When Ugyen Tendzin was thirty-four, the master presented him with the ritual instruments of Chöd and told him to roam without a destination like a vagrant, adopting the resolute conduct of a yogin. He then took to wandering in remote places where people spoke languages he could not understand, then going toward central Tibet to visit some sacred places, and finally returning to the Namdrag Cave.
When he dreamed of Adzom Drugpa departing among rainbow lights and the sounds of cymbals, he decided to go to Adzom Gar, where he received the last initiations and instructions the master gave before taking leave. Adzom Drugpa presented him with his own shawl, a bell, and a vajra, and reassured him that they would meet again (in future lives). Shortly thereafter, while in retreat in his cave, Ugyen Tendzin was informed of the death of Adzom Drugpa and with his nephew Tsenam went to pay homage to his remains.
In the following years he alternated periods of retreat with periods of pilgrimage, either alone or in the company of Pema Kundrol, fleeing the fame that accompanied him. Once he dreamed that his master Adzom Drugpa became smaller and smaller until he dissolved in Yeshe Chödrön, the wife of Tsenam; after a short time his nephew came with the news that he would soon have a son, and invited him to be present for the rituals of birth: on the tenth day of the tenth month Namkhai Norbu was born and Ugyen Tendzin recognized him as the tulku of Adzom Drugpa, offering him the scarf, the bell, and the vajra that the Master had given him.
Ugyen Tendzin demonstrated his possession of miraculous powers. It is said that he saved the life of a monk who had been struck by lightning, that he deviated towards himself a bullet directed at an animal, that he could light a fire with a command, and that he was endowed with prodigious strength. As much as he wished to avoid the results of fame, he could not completely refuse the invitation of the king of Derge and for one year and a half lived at the court performing rituals and giving teachings to the king and his ministers. However, feeling that in that place the influence of the demon of the eight worldly concerns was too powerful, he decided to leave and secrete himself in a cave. When the king learned where he was, he asked him to come live in Dri Nyendong Cave, which was easier for him to reach. Ugyen Tendzin agreed on condition that he could stay in strict retreat, and lived there until the death of the king in 1942.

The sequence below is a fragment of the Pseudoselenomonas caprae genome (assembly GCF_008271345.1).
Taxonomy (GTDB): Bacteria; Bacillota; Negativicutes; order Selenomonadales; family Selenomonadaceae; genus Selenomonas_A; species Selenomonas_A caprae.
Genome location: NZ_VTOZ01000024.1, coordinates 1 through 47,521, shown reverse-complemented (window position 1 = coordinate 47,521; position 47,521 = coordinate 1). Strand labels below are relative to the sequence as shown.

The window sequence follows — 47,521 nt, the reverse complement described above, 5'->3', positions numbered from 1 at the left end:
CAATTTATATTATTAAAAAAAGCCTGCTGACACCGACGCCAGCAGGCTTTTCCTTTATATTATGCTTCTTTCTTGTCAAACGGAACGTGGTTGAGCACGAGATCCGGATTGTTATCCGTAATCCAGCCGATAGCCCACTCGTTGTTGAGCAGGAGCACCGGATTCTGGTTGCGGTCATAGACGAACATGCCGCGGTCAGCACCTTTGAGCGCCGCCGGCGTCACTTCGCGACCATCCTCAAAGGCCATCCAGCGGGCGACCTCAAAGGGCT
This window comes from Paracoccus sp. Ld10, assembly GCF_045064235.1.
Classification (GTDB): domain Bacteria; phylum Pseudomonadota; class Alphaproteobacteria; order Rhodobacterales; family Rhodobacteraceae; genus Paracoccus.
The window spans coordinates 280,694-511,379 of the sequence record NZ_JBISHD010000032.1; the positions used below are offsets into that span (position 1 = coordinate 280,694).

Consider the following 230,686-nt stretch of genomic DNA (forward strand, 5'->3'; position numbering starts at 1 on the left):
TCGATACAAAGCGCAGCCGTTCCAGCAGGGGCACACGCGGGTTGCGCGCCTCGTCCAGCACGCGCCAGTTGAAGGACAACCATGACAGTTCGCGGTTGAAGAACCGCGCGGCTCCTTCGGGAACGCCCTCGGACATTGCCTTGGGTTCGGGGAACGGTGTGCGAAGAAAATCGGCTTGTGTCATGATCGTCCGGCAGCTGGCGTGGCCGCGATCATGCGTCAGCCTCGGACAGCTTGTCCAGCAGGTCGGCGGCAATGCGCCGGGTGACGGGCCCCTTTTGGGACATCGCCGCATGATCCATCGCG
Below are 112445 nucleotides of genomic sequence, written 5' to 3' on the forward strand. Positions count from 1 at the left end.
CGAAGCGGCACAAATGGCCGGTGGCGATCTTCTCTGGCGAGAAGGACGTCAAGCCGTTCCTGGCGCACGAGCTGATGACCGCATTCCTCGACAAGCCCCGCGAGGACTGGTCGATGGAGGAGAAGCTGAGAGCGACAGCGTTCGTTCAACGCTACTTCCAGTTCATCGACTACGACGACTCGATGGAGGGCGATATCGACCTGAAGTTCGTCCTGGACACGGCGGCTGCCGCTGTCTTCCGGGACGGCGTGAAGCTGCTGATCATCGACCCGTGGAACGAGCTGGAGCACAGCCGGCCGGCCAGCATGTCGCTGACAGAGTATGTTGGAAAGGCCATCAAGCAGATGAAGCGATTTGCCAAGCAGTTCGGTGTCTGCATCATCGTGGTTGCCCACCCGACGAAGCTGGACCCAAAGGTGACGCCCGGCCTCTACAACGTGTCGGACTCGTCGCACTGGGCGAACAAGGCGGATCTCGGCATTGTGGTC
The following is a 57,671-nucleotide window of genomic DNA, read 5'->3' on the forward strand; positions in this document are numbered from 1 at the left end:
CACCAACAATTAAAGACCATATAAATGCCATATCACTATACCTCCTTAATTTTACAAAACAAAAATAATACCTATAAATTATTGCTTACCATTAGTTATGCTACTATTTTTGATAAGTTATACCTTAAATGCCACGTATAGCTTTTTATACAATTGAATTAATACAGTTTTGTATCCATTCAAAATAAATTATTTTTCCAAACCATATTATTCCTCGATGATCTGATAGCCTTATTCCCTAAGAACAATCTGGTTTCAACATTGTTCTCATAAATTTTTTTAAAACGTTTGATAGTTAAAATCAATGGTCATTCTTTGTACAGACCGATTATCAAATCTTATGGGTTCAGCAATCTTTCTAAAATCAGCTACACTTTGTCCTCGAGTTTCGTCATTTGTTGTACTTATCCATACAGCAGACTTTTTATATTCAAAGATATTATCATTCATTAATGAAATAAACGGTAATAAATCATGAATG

The following year Lhundrub Tso and Tsenam invited him to stay in the Tsarashab hermitage so they could better assist and visit him; Namkhai Norbu, at the age of five, spent a summer with his uncle in retreat in that cave. Later Ugyen Tendzin conferred on the Norsang family and a few others the initiation and instructions of the Longchen Nyingthig.
In 1952 he entered in retreat in a room prepared for him in the residence of Chagö Tobden, an important politician, but when the revolution began the militants confiscated the palace and arrested him. A Tibetan functionary who was familiar with him managed to obtain that he be imprisoned in a hut where he himself could regularly bring him food. After about one year, in 1962 he found the clothes of Ugyen Tendzin in an upright position as if somebody was still wearing them. Looking inside, he saw that his body had become smaller, the size of a three-year-old child, and understood that the Master was realizing the rainbow body. Not being able to say that openly, he made a report to the authorities. A few days later officials inspected the hut and found only the nails and hair of Ugyen Tendzin inside his sheepskin garment that was still upright.
Excerpted and adapted from Chögyal Namkhai Norbu Rainbow Body.
Image from the Temple of the Great Contemplation courtesy of Shang Shung Publications
Reproduced from The Mirror, issue 107, December 2010.